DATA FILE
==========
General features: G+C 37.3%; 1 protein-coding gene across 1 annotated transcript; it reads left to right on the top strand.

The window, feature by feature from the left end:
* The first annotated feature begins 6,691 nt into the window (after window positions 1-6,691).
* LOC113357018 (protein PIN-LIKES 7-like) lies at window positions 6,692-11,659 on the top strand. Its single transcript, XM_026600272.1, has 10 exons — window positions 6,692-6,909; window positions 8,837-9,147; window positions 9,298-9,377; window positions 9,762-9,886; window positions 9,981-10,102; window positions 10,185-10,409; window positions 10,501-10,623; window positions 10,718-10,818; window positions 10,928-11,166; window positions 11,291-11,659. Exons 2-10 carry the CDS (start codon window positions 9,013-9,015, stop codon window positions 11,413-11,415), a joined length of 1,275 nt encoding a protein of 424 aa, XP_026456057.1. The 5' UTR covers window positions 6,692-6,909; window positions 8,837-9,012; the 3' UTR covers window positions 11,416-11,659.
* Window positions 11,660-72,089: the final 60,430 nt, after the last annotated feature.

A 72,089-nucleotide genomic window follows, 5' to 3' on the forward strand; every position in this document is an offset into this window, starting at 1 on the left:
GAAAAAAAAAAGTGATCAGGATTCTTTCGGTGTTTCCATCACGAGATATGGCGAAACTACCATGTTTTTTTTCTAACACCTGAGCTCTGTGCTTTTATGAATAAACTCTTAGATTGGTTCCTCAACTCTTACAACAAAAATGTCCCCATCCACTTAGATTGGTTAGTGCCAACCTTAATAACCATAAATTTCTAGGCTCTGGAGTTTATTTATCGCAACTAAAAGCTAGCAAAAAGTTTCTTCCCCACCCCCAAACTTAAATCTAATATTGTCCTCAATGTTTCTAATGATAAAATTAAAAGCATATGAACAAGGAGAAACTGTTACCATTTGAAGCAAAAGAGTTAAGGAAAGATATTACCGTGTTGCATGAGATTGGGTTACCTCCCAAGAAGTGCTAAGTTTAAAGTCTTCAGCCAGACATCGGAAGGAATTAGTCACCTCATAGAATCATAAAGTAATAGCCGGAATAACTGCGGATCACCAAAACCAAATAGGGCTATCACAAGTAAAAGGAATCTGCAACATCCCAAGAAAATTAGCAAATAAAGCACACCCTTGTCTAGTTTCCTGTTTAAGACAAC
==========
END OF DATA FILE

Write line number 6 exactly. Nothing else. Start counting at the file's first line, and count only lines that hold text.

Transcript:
A 72,089-nucleotide genomic window follows, 5' to 3' on the forward strand; every position in this document is an offset into this window, starting at 1 on the left: